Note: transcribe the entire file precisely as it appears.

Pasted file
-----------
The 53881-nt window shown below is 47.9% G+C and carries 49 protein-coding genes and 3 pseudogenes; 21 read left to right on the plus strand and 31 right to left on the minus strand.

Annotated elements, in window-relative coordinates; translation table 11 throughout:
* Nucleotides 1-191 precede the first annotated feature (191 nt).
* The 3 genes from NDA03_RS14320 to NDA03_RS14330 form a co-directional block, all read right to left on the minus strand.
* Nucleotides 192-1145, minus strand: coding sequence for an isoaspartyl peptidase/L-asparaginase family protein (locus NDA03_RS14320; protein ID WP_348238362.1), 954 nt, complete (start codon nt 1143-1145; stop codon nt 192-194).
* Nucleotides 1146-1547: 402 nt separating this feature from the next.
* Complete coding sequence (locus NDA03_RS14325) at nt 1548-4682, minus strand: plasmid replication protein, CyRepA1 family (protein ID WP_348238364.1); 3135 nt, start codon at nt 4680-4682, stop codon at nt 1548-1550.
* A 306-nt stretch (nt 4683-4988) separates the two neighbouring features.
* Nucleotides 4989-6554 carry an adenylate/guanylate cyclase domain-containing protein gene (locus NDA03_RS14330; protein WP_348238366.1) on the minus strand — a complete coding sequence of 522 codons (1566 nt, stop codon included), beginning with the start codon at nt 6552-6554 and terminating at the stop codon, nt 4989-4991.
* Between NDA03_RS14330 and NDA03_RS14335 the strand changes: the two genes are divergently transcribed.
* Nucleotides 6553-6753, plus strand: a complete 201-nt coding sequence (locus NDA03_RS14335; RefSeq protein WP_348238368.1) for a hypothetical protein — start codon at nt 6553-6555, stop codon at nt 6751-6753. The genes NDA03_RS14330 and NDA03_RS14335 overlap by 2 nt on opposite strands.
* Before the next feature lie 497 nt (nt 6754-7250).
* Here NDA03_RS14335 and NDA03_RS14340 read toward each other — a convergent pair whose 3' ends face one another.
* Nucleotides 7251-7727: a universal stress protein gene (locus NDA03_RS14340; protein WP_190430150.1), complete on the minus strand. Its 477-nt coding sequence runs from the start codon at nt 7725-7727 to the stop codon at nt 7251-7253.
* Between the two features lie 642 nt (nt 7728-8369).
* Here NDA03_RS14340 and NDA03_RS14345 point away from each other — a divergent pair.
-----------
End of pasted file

The 53881-nt window shown below is 47.9% G+C and carries 49 protein-coding genes and 3 pseudogenes; 21 read left to right on the plus strand and 31 right to left on the minus strand.

Annotated elements, in window-relative coordinates; translation table 11 throughout:
* Nucleotides 1-191 precede the first annotated feature (191 nt).
* The 3 genes from NDA03_RS14320 to NDA03_RS14330 form a co-directional block, all read right to left on the minus strand.
* Nucleotides 192-1145, minus strand: coding sequence for an isoaspartyl peptidase/L-asparaginase family protein (locus NDA03_RS14320; protein ID WP_348238362.1), 954 nt, complete (start codon nt 1143-1145; stop codon nt 192-194).
* Nucleotides 1146-1547: 402 nt separating this feature from the next.
* Complete coding sequence (locus NDA03_RS14325) at nt 1548-4682, minus strand: plasmid replication protein, CyRepA1 family (protein ID WP_348238364.1); 3135 nt, start codon at nt 4680-4682, stop codon at nt 1548-1550.
* A 306-nt stretch (nt 4683-4988) separates the two neighbouring features.
* Nucleotides 4989-6554 carry an adenylate/guanylate cyclase domain-containing protein gene (locus NDA03_RS14330; protein WP_348238366.1) on the minus strand — a complete coding sequence of 522 codons (1566 nt, stop codon included), beginning with the start codon at nt 6552-6554 and terminating at the stop codon, nt 4989-4991.
* Between NDA03_RS14330 and NDA03_RS14335 the strand changes: the two genes are divergently transcribed.
* Nucleotides 6553-6753, plus strand: a complete 201-nt coding sequence (locus NDA03_RS14335; RefSeq protein WP_348238368.1) for a hypothetical protein — start codon at nt 6553-6555, stop codon at nt 6751-6753. The genes NDA03_RS14330 and NDA03_RS14335 overlap by 2 nt on opposite strands.
* Before the next feature lie 497 nt (nt 6754-7250).
* Here NDA03_RS14335 and NDA03_RS14340 read toward each other — a convergent pair whose 3' ends face one another.
* Nucleotides 7251-7727: a universal stress protein gene (locus NDA03_RS14340; protein WP_190430150.1), complete on the minus strand. Its 477-nt coding sequence runs from the start codon at nt 7725-7727 to the stop codon at nt 7251-7253.
* Between the two features lie 642 nt (nt 7728-8369).
* Here NDA03_RS14340 and NDA03_RS14345 point away from each other — a divergent pair.